Finishing routed MDF doors

      Dealing with sealing and finishing routed Medium Density Fiberboard doors. April 11, 2000

Q.
I have been outsourcing my MDF doors for some time now, and find that the area that has been routed for the raised panel effect needs to be sanded.

Any suggestions for a quicker, more effective way to sand that part of the door and not lose the detail of the routed edges before or after they get primed? Currently I do it all by hand, and that takes forever on a large job.



There are a few things you can do here.

One, purchase an abrasive wheel. It looks something like a grinding wheel, with the same contour as the profile of your routed area.

Another option is, I believe, called a fladder sander. It has strips of sandpaper on a wheel, kinda like a balloon sander does, and you brush the profile. The problem is that it can take away your profile if you are too aggressive with it.

I know hand sanding is a time-consuming process. You won't be able to eliminate all of it, but can reduce the time spent hand sanding with these tools.

Another thing you may want to consider is using a filler in the places where the primer is being soaked up. If you are using a conventional, solvent-based system you can fill the edges, dry either overnight or in an oven at 130-150 degrees for about 30 minutes (depending on the filler), then allow the substrate to cool down before priming, sanding and topcoating.



Are you paying good bucks or discount prices for your doors? Anyway, sanding by hand is quite tedious, but there is no better way to get the best result.

The routered spot on the doors you speak of is a very tricky area to sand without taking all the edge, or worse yet, completely rounding off the edge. With power tools, this becomes especially likely.

All I can say is, CHARGE FOR SANDING -- it's just the way it is. Top quality comes at a PRICE.

I use Kilz primer, thinned (three cups mineral spirits to one gallon primer), and spray it with an HVLP turbine, applying it semi-heavy.

This may cause some orange peel, but it's easly sanded smooth with very little effort thanks to those guys at 3M - their fine sanding pads work best. But be careful on the edges with a new pad!



There are few solutions for edge and internal profile sanding of MDF cabinet doors:

1. Use an abrasive alumimum head with rechangeable and rejectable profiled inserts in your router or point-to-point machine.

2. To sand the internal door profile you can use also use an OMNIA 90 PLUS sanding machine system, a semi-automatic machine that will solve your tedious manual sanding.



The easiest and most efficent way to form open grain on MDF or HDF is to seal it with lacquer with conventional spray or brush, then sand with 320. Then prime.



Would you like to add information to this article?
Interested in writing or submitting an article?
Have a question about this article?


Have you reviewed the related Knowledge Base areas below?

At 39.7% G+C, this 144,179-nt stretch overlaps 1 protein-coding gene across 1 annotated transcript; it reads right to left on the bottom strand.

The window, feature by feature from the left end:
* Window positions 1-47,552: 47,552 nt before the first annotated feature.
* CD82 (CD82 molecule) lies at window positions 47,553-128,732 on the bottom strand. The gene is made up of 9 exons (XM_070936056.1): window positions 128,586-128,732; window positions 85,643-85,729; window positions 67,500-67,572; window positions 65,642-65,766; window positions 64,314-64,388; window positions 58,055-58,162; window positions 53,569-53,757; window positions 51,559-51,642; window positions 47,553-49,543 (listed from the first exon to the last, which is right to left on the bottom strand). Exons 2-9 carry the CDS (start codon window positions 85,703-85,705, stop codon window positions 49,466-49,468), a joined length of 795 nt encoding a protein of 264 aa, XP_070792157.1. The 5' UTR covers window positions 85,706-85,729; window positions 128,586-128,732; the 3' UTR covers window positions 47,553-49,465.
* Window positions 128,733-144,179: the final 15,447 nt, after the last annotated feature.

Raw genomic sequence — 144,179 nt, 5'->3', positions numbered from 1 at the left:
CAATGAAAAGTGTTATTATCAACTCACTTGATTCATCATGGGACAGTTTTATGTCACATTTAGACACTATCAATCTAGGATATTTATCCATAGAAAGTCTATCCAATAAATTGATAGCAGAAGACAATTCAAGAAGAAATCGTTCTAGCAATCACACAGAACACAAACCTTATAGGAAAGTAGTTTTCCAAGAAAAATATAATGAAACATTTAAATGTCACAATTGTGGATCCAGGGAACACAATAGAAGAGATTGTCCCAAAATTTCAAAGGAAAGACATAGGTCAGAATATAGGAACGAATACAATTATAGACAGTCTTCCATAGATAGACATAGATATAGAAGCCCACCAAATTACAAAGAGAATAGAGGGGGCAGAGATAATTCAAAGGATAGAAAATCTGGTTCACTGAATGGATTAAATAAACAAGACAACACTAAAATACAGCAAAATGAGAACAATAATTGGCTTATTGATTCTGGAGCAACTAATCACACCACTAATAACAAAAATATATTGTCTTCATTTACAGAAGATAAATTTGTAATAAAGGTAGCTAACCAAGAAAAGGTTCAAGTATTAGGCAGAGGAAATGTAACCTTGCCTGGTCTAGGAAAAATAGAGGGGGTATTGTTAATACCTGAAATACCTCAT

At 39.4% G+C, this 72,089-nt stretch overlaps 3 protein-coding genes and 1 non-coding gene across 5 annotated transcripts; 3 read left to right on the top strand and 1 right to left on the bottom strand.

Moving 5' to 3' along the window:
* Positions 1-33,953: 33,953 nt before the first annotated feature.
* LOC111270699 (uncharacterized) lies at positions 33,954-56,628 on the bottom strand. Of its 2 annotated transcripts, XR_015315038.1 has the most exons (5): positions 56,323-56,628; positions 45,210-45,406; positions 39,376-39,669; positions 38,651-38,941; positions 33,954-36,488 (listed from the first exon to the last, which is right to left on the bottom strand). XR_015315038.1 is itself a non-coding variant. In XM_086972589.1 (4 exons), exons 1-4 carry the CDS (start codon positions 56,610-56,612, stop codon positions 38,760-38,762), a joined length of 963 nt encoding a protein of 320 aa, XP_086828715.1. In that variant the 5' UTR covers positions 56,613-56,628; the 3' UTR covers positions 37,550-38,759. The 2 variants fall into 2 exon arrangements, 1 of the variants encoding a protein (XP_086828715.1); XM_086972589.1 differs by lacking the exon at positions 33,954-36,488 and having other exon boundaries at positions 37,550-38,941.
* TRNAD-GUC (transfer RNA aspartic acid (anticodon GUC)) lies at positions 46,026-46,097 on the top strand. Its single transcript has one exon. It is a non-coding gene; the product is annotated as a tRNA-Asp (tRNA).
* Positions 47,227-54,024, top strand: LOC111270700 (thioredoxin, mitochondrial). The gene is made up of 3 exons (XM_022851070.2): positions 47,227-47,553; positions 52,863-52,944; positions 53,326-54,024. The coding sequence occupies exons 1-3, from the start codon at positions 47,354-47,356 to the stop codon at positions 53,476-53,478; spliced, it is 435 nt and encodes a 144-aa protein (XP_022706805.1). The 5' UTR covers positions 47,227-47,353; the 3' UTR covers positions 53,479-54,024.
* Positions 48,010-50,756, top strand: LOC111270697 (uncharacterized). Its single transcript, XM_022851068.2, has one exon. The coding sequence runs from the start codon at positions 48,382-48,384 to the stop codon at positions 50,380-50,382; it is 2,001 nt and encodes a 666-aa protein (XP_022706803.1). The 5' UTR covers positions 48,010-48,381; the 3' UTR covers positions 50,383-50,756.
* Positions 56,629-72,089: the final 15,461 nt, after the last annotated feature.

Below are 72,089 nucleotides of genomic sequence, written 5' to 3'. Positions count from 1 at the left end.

• KnowledgeBase: Finishing: General Wood Finishing

  • KnowledgeBase: Finishing: High Speed Production

  • KnowledgeBase: Knowledge Base


    Would you like to add information to this article? ... Click Here

    If you have a question regarding a Knowledge Base article, your best chance at uncovering an answer is to search the entire Knowledge Base for related articles or to post your question at the appropriate WOODWEB Forum. Before posting your message, be sure to
    review our Forum Guidelines.

    Questions entered in the Knowledge Base Article comment form will not generate responses! A list of WOODWEB Forums can be found at WOODWEB's Site Map.

    When you post your question at the Forum, be sure to include references to the Knowledge Base article that inspired your question. The more information you provide with your question, the better your chances are of receiving responses.

    Return to beginning of article.



    Refer a Friend || Read This Important Information || Site Map || Privacy Policy || Site User Agreement

    Letters, questions or comments? E-Mail us and let us know what you think. Be sure to review our Frequently Asked Questions page.

    Contact us to discuss advertising or to report problems with this site.

    To report a problem, send an e-mail to our Webmaster

    Copyright © 1996-2016 - WOODWEB ® Inc.
    All rights reserved. No part of this publication may be reproduced in any manner without permission of the Editor.
    Review WOODWEB's Copyright Policy.

    The editors, writers, and staff at WOODWEB try to promote safe practices. What is safe for one woodworker under certain conditions may not be safe for others in different circumstances. Readers should undertake the use of materials and methods discussed at WOODWEB after considerate evaluation, and at their own risk.

    WOODWEB, Inc.
    335 Bedell Road
    Montrose, PA 18801

    Contact WOODWEB











  • WOODWEB - the leading resource for professional woodworkers


      Home » Knowledge Base » Knowledge Base Article